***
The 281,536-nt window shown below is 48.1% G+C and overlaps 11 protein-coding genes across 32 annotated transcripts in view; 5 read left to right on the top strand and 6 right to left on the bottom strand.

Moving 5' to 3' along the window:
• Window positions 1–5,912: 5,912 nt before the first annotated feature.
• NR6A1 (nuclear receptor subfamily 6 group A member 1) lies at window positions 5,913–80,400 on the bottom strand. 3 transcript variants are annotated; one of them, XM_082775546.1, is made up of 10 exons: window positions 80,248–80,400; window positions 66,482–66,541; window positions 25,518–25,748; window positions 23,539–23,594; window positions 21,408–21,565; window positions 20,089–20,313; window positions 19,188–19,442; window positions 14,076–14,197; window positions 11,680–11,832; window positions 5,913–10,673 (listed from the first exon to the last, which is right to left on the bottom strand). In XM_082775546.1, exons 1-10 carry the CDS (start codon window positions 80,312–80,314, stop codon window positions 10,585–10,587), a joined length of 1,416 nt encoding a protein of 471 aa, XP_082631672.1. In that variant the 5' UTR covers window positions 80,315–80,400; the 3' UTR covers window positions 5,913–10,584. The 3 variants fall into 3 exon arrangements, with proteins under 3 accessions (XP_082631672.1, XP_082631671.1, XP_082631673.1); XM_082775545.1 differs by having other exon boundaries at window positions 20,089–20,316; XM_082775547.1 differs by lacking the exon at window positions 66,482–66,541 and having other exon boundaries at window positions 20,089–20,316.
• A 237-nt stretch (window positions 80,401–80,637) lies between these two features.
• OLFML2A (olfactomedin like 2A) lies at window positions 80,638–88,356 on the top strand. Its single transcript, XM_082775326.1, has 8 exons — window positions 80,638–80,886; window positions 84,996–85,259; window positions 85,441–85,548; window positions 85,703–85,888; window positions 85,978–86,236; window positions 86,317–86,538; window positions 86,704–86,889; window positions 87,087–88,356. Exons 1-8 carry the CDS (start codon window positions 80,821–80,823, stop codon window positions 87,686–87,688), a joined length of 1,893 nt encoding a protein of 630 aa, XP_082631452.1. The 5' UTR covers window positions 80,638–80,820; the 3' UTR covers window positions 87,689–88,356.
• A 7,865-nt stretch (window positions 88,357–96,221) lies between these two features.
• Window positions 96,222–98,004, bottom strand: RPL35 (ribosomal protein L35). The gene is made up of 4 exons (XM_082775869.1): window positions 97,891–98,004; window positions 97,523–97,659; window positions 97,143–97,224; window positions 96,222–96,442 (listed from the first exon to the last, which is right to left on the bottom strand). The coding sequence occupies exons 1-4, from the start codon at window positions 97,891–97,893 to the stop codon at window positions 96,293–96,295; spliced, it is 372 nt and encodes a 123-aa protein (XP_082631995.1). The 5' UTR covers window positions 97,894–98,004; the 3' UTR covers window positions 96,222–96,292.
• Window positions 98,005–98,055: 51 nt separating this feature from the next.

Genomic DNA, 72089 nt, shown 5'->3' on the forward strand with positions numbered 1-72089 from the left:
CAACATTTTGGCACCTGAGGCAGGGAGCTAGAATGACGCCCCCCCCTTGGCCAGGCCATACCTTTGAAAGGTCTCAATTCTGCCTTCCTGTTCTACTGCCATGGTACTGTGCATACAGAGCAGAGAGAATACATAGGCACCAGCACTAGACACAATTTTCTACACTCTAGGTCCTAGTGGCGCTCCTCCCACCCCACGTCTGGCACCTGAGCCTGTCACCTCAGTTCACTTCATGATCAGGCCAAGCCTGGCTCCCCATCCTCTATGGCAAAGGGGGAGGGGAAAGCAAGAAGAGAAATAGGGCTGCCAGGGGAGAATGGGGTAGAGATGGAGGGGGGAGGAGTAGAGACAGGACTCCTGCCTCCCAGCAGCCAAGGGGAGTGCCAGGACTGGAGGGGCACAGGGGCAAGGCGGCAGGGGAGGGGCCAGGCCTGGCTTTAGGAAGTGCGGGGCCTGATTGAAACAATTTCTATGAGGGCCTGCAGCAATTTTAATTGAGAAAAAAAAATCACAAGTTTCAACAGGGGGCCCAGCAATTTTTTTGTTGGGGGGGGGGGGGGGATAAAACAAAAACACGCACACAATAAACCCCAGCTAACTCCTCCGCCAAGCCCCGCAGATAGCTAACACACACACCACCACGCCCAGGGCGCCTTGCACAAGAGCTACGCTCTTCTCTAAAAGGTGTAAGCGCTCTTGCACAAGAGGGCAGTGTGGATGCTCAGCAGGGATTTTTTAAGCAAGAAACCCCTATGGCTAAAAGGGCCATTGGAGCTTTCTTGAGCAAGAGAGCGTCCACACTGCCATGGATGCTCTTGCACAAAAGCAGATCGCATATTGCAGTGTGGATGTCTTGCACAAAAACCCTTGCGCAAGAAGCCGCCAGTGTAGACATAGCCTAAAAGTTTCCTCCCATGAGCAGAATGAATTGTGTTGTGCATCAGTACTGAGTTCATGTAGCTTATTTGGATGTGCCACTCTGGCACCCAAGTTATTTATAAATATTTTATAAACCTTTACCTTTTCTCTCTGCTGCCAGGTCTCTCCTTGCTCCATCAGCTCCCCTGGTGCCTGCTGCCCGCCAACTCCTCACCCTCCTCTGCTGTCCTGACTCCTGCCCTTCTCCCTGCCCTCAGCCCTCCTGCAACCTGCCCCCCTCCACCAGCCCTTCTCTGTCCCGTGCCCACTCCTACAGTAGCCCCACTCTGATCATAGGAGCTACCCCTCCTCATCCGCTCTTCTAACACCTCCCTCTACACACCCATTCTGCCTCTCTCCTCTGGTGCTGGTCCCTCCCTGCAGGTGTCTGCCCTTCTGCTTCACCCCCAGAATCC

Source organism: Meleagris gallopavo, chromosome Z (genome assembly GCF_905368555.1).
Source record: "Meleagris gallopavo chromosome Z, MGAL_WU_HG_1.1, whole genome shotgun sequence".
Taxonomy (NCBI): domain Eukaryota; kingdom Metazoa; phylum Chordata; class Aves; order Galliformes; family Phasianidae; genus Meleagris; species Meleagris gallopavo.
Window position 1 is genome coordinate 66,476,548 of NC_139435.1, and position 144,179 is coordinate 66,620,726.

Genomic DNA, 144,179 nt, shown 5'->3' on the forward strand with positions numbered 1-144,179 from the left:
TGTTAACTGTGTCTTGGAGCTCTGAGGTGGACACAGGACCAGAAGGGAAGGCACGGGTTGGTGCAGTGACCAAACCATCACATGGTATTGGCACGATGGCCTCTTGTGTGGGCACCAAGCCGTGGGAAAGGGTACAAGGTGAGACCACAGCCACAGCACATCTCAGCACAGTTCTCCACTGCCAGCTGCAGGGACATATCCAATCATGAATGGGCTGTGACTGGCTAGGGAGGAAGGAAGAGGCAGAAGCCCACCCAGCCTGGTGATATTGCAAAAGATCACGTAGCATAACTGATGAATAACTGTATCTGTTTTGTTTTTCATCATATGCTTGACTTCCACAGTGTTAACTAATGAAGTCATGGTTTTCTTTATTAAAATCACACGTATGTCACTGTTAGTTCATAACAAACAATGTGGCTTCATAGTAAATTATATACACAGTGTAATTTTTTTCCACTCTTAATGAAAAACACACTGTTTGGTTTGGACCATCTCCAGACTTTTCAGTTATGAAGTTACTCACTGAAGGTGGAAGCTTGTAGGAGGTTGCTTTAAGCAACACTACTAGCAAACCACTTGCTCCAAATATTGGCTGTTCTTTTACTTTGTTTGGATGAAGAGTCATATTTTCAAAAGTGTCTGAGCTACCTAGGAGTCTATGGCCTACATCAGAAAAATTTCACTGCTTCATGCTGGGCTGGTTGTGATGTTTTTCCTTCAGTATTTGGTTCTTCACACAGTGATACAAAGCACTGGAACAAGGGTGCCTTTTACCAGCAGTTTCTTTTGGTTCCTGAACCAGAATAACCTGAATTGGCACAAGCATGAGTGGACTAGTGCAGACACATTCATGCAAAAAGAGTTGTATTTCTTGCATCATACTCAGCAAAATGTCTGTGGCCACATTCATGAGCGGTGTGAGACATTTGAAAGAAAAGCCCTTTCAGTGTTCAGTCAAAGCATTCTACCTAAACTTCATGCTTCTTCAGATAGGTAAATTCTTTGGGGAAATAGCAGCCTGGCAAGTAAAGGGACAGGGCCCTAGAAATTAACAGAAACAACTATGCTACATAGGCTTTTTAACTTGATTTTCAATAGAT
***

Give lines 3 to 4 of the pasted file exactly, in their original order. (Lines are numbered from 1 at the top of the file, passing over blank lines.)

• Window positions 1–5,912: 5,912 nt before the first annotated feature.
• NR6A1 (nuclear receptor subfamily 6 group A member 1) lies at window positions 5,913–80,400 on the bottom strand. 3 transcript variants are annotated; one of them, XM_082775546.1, is made up of 10 exons: window positions 80,248–80,400; window positions 66,482–66,541; window positions 25,518–25,748; window positions 23,539–23,594; window positions 21,408–21,565; window positions 20,089–20,313; window positions 19,188–19,442; window positions 14,076–14,197; window positions 11,680–11,832; window positions 5,913–10,673 (listed from the first exon to the last, which is right to left on the bottom strand). In XM_082775546.1, exons 1-10 carry the CDS (start codon window positions 80,312–80,314, stop codon window positions 10,585–10,587), a joined length of 1,416 nt encoding a protein of 471 aa, XP_082631672.1. In that variant the 5' UTR covers window positions 80,315–80,400; the 3' UTR covers window positions 5,913–10,584. The 3 variants fall into 3 exon arrangements, with proteins under 3 accessions (XP_082631672.1, XP_082631671.1, XP_082631673.1); XM_082775545.1 differs by having other exon boundaries at window positions 20,089–20,316; XM_082775547.1 differs by lacking the exon at window positions 66,482–66,541 and having other exon boundaries at window positions 20,089–20,316.